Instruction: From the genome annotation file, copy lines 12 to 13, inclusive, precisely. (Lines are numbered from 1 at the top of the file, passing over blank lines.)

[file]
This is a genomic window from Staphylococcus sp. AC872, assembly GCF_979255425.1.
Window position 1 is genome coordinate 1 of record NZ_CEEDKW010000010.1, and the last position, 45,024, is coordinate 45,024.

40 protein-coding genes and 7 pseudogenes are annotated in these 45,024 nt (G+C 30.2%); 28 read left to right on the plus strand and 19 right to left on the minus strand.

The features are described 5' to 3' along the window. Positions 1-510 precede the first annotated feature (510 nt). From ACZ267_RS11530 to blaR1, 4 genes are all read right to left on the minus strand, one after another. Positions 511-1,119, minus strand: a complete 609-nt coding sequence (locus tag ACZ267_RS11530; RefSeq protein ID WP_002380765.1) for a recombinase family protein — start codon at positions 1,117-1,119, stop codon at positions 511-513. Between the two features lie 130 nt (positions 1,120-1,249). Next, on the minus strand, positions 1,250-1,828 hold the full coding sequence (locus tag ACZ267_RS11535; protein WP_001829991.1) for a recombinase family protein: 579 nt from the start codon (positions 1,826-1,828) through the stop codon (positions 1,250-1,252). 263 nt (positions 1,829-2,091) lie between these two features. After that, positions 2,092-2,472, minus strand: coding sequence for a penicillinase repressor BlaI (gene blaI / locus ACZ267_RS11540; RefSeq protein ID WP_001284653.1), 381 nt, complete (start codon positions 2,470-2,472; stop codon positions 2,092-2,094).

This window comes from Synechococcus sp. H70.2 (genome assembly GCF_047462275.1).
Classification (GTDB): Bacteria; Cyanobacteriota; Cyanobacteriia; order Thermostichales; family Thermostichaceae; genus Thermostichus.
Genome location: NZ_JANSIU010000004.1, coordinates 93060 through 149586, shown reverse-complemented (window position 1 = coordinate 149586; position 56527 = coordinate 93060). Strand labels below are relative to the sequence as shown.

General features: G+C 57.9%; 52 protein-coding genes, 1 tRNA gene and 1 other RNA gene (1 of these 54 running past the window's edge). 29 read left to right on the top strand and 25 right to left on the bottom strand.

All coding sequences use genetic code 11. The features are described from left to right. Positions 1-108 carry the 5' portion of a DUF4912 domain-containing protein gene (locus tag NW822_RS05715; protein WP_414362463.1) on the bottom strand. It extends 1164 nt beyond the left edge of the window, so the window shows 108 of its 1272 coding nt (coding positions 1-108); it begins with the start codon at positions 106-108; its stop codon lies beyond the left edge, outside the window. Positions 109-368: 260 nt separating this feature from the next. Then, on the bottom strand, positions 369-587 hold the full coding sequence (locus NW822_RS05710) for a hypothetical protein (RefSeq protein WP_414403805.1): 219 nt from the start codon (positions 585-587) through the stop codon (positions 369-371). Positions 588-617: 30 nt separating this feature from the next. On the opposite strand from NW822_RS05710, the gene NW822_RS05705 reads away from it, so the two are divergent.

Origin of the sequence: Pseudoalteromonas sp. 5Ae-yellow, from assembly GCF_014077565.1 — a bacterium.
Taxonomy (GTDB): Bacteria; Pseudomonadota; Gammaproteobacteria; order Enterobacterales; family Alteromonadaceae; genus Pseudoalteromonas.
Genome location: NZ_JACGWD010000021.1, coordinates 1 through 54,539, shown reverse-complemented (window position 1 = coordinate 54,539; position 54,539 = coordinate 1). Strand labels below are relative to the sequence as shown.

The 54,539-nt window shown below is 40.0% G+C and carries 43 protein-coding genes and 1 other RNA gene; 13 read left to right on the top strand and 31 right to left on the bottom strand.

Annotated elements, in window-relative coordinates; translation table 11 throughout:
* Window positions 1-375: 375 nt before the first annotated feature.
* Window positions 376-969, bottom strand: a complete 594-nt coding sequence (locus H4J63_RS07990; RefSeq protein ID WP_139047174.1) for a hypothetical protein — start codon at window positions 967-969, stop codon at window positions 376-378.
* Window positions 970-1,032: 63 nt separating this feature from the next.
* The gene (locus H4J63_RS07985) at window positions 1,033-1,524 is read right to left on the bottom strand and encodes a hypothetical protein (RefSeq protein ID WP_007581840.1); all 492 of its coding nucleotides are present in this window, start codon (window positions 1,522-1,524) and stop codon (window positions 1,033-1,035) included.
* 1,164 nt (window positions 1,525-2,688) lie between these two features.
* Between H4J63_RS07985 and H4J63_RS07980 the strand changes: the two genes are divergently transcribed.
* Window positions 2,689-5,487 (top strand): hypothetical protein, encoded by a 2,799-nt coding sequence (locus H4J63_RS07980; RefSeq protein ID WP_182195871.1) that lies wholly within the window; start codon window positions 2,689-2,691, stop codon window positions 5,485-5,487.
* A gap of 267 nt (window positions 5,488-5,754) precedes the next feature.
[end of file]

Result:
Genome location: NZ_JACGWD010000021.1, coordinates 1 through 54,539, shown reverse-complemented (window position 1 = coordinate 54,539; position 54,539 = coordinate 1). Strand labels below are relative to the sequence as shown.

The 54,539-nt window shown below is 40.0% G+C and carries 43 protein-coding genes and 1 other RNA gene; 13 read left to right on the top strand and 31 right to left on the bottom strand.